What is hand, foot and mouth disease?
Hand, foot and mouth disease is a common, mild illness caused by a type of virus called an enterovirus.
The disease gets its name from the non-itchy rash that develops on the palms of the hands and soles of the feet. It can also cause ulcers in the mouth and overall make you feel generally unwell.
Hand, foot and mouth disease is highly contagious so spreads easily.
Who is affected?
It is quite common in children under the age of 10, however adolescents and adults can also be affected.
Most adults are immune to the virus type that causes the disease as they have been previously exposed to it during their childhood.
It is possible to catch hand, foot and mouth disease more than once, however, children are unlikely to catch it again during the same outbreak.
Generally, hand, foot and mouth disease is a mild and short-lasting illness. Treatment is usually not needed as the body’s immune system clears the virus and symptoms go away after about 7 to 10 days.
Is it the same as foot and mouth disease?
Foot and mouth disease affects cattle, sheep and pigs. The two infections are unrelated and you cannot catch hand, foot and mouth disease from animals.
Symptoms of hand, foot and mouth disease
Symptoms tend to appear 3 to 5 days after becoming infected with the virus and last for 7 to 10 days before disappearing on their own.
Some people with hand, foot and mouth disease do not develop any symptoms.
Adults who develop hand, foot and mouth disease tend to experience milder symptoms than children.
The first symptoms of hand, foot and mouth disease:
- Fever & feeling unwell
- Loss of appetite
- Sore throat
- Small red spots in the mouth, throat and on the skin
After one or two days, red spots in the mouth will develop into painful ulcers, particularly around the tongue, gums and inside of the cheeks. It may be difficult to eat, drink and swallow.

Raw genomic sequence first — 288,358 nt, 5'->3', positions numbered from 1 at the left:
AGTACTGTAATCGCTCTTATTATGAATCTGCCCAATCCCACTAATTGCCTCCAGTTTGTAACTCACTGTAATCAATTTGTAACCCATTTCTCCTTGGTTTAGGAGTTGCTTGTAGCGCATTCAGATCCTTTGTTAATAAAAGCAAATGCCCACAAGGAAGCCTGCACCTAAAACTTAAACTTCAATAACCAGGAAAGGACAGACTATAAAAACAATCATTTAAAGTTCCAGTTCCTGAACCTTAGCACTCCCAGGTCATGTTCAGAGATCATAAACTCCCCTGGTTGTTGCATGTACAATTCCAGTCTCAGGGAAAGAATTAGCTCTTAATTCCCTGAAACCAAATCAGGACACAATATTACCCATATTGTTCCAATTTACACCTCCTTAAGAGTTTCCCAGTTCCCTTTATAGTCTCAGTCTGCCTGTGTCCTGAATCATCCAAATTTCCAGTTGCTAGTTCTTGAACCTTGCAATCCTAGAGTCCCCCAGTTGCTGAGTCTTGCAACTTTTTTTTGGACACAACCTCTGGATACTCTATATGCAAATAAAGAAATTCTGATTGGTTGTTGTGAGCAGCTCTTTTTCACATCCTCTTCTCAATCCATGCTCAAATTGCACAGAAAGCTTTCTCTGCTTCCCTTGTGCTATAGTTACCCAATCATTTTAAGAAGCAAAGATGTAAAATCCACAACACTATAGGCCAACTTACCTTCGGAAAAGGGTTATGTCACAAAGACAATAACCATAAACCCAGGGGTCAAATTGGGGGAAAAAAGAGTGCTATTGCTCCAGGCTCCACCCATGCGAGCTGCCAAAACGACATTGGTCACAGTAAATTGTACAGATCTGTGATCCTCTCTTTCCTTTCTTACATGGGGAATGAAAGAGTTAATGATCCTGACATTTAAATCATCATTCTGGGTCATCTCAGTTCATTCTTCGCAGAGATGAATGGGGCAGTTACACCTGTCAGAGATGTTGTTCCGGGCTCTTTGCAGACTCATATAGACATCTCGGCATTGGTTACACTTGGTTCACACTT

Any red spots on the skin will turn into a non-itchy rash over the following one to two days. The spots are flat or raised, sometimes with blisters, and smaller than chickenpox sores.
The rash develops on the palms of the hands, the soles of the feet and between the fingers and toes. In some cases, spots also develop on the buttocks and genitals.
Causes & how it spreads
Hand, foot and mouth disease is usually caused by the coxsackie A virus, but it is sometimes caused by the coxsackie B virus or the enterovirus 71.
These viruses remain in the body for weeks after symptoms have gone away, so infected people can pass the disease to others even when they appear well.
The viruses that cause hand, foot and mouth disease are contained in the millions of tiny droplets that come out of the nose and mouth when someone with the disease coughs or sneezes.
These droplets hang suspended in the air for a while, then land on surfaces. Anyone who touches these surfaces can spread the virus by touching something else.
People usually become infected by picking up the virus on their hands from contaminated objects and then placing their hands near their mouth or nose. It is also possible to breathe in the virus if it is suspended in airborne droplets.
Other ways of catching it
You can also become infected with hand, foot and mouth disease if you have contact with fluid from the sores, saliva or faeces of someone who is infected.
The virus stays in the faeces for approximately 4 weeks after the person has recovered. It is, therefore, vital that adults and children wash their hands thoroughly after going to the toilet or handling nappies.
Several different viruses can cause sores and ulcers in the mouth. A GP will normally be able to distinguish hand, foot and mouth disease from other viral infections by: